What is patient safety? How to improve hospital safety

Patient safety refers to the way in which hospitals and healthcare facilities protect you from errors, injuries, accidents, and infections. Unfortunately, this does not seem to be a priority for all hospitals, which is why when you meet people that are afraid of going to a hospital, well, let’s just say it’s not entirely an irrational fear. You have a 1 in 25 chance of leaving the hospital with a new infection. Up to 440,000 people die every year from preventable errors in hospitals – 1,000 of which will die today. Sometimes staying in a hospital is like seeking refuge under a tree during a thunderstorm, but patients and providers can work together to improve the safety of a given healthcare setting as well as reduce the likelihood of errors.

How to prepare for your hospital stay or that of a family member


·         Bring all medicines you currently take for your healthcare team to review, including over-the-counter, dietary supplements, and herbal remedies.

·         Ensure that your care team knows if you’re allergic to any medication.

·         Bring a friend or relative along with you to be your advocate – ask questions, provide information, intervene if there are problems, etc.

·         Keep track of the look and taste of the medicines they give you at the hospital. If the nurse brings you anything different, ask the reason for the change.

·         Learn both the clinical and common name for the conditions that your medicines treat.

·         Though side effects are to be expected, tell a nurse or doctor about any unexpected reaction to a medication.

·         Ensure that your care team checks your hospital wristband before administering medication.

·         Update a copy of your medication list and give it to a friend or relative.

·         The names of some medications are homophones; they sound or are spelled similarly but their meaning – or in this case the effect –is different. Keep a printed, legible list of your medications including generic and brand names.


·         Ask the healthcare team about every aspect of your child’s care.

·         Make sure you and your child comply with all safety signs and messages.

·         As a parent, you are sort of an unofficial member of the healthcare team; you can voice your concern and offer your input without getting in the way of the professionals.

During surgery:

·         Ask that sleep medicines be given to your child at the hospital so the care team can observe how the child reacts to them.

·         Bond with the care team by learning about their qualifications and asking them about their experience.

·         Ask the surgeon to “sign the site” of the part of the body to be operated on while you are with your child.

·         Request to remain with your child until he or she falls asleep.

Other relatives

·         Explain that you are there to help your relative and are part of the care team.

·         Attend rounds, shift changes and any major conferences with the care team – unless you are not invited, in which case you can ask the times at which these events may occur. Communication is key to coordination.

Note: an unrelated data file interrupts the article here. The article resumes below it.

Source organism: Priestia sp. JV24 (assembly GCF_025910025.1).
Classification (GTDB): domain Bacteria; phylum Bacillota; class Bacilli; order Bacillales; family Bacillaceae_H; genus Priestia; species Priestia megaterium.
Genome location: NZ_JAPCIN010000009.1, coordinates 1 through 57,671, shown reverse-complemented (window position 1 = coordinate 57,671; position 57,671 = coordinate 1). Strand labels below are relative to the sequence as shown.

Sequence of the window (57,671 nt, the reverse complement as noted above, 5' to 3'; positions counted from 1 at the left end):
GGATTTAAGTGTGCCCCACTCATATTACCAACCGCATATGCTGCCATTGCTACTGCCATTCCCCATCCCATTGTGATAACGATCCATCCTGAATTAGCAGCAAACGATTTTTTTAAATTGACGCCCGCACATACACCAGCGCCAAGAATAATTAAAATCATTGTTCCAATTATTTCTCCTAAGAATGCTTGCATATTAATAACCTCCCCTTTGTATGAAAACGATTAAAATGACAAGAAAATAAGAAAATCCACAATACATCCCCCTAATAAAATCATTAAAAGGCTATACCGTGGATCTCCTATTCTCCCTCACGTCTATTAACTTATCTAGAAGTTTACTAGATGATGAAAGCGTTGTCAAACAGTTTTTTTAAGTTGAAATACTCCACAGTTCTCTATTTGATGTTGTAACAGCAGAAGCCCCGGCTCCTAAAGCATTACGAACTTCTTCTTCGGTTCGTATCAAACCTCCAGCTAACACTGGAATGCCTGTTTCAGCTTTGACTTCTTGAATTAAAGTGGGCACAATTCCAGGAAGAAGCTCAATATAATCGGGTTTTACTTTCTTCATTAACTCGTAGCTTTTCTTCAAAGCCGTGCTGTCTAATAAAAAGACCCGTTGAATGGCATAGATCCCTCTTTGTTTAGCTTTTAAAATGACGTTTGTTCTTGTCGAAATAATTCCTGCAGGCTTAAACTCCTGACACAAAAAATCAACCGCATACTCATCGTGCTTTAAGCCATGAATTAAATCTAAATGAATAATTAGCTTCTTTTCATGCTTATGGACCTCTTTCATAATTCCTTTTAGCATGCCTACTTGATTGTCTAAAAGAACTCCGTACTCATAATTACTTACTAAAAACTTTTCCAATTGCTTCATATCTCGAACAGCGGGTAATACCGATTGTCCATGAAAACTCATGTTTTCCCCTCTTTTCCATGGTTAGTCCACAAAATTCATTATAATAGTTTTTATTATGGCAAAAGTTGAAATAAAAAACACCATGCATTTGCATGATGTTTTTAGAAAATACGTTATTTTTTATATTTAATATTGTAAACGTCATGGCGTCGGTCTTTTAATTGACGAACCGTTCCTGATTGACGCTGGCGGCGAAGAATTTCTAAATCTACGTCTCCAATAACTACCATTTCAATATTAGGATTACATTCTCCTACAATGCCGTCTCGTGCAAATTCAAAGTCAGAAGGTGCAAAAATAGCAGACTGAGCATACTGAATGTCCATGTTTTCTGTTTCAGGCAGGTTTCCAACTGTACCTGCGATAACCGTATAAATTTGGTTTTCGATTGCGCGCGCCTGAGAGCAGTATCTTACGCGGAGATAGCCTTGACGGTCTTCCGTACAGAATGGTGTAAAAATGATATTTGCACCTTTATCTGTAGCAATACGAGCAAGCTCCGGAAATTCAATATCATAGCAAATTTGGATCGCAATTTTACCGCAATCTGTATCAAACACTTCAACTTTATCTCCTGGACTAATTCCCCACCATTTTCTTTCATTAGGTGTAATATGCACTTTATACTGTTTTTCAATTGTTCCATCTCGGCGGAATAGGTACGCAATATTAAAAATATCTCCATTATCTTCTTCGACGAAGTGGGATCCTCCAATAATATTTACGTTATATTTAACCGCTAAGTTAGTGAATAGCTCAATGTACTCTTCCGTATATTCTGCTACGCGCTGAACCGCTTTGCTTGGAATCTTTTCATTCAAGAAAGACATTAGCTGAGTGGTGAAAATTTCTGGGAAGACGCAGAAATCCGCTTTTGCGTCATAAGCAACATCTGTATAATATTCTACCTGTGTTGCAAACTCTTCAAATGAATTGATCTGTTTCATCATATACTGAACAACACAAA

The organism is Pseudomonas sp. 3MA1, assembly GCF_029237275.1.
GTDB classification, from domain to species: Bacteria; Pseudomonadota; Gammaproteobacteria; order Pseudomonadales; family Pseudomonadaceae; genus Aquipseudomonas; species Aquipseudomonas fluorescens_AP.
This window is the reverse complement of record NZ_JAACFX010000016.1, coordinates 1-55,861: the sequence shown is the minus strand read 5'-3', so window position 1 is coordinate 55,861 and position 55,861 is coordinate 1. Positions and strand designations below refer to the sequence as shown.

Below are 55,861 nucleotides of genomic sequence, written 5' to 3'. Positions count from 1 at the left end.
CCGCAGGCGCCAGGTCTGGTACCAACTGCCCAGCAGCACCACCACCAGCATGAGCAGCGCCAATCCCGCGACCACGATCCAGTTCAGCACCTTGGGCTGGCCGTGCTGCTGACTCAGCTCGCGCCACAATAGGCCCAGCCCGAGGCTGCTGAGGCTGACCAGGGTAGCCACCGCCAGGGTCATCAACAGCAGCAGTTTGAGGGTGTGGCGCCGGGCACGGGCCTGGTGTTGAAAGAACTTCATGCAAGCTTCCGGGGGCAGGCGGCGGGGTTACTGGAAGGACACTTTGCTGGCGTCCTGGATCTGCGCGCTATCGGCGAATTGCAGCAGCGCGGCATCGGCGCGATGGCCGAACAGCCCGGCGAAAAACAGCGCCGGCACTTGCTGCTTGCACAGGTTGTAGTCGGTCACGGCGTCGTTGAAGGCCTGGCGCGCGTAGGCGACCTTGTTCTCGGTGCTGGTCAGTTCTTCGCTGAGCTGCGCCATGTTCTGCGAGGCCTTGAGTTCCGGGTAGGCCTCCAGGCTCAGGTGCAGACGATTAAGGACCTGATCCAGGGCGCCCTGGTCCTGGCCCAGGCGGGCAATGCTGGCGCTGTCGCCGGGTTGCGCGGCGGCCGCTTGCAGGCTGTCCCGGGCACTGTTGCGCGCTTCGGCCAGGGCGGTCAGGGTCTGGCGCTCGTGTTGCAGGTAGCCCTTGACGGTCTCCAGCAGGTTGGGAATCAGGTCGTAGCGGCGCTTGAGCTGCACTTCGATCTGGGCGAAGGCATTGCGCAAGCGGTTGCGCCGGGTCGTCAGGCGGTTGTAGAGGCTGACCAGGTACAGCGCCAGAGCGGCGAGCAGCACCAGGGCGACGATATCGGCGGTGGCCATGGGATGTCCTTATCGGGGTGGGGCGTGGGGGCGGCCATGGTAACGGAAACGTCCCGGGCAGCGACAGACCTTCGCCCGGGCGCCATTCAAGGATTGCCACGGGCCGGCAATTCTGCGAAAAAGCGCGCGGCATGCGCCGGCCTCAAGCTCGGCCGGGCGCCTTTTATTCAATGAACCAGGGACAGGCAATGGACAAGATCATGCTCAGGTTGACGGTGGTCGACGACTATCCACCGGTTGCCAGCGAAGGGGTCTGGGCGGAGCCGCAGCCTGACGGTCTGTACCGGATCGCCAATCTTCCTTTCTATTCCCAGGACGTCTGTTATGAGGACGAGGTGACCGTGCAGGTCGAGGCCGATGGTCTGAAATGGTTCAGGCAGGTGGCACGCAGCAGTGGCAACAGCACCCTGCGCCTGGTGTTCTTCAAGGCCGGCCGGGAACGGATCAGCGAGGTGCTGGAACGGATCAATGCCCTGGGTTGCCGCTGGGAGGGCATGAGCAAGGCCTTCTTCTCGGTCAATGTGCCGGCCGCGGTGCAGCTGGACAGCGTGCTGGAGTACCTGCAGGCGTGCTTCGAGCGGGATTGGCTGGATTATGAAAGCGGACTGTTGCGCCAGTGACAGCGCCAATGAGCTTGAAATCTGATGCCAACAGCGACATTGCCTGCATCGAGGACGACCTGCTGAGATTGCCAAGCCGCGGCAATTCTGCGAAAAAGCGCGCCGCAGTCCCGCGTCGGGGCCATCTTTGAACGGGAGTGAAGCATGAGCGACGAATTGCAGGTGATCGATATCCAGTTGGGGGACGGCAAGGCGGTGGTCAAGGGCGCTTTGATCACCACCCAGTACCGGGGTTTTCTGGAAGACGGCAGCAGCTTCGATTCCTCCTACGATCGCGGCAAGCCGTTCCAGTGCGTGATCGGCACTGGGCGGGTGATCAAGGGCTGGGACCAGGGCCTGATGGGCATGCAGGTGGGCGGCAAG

·         Take notes.

·         Ask to stay overnight when your relative is recovering from surgery.

·         Have a fresh family member stay with the patient while you rest – and let the care team know who that person is.

·         If available, visit the hospital library to get accurate, reliable information on your relative’s condition.


·         Falls in hospitals are a problem for patients of all ages, but especially for the elderly.

·         Use a call button if you need to get out of bed to go to the restroom.

·         Wear non-slip socks or well-fitting footwear.

·         Lower bed height and side rails.

·         Talk to your care team if a medication makes you feel unsteady, dizzy, sleepy, light-headed, sluggish or confused. They may prescribe you a different medication.


What to do if you spot an error in the hospital

An example of a medical error is an air or gas bubble in the blood that can result in a stroke or death. This error can happen during surgery so it is not likely that you’ll notice, but you may see other errors during your stay. Here’s what to do, regardless of whether they affect you directly, a member of your family, or another patient:

·         Let someone know immediately, preferably a member of your healthcare team, such as your bedside nurse.

·         If no member of your care team is around, the report it to any hospital employee – they are all there to ensure your and all other patients’ safety. Do not wait.

·         Discuss the problem respectfully but assertively.

·         Make sure that you expect to receive feedback and to see something done about the error.

·         Contact hospital’s customer service, patient advocacy or patient and family relations department if theirs is no resolution during your stay.

·         If available, use the hospital’s suggestion box or hotline to report the error.

Discussing safety and errors with your doctor


·         Think about questions and write them down prior to a visit.

·         Ask follow up questions if you do not understand what is being said to you.

·         Take notes and keep track of what’s going during your stay, such as care team members washing their hands – or failure to do so.


·         Ask what happened.

·         Probe deeper and deeper until you fully understand what went wrong and why.

·         Ask what the hospital is doing to prevent a similar error in the future.

·         If possible, ask to participate in the investigation and collaborate on a solution.

·         Accept an apology if you’re given an honest one.


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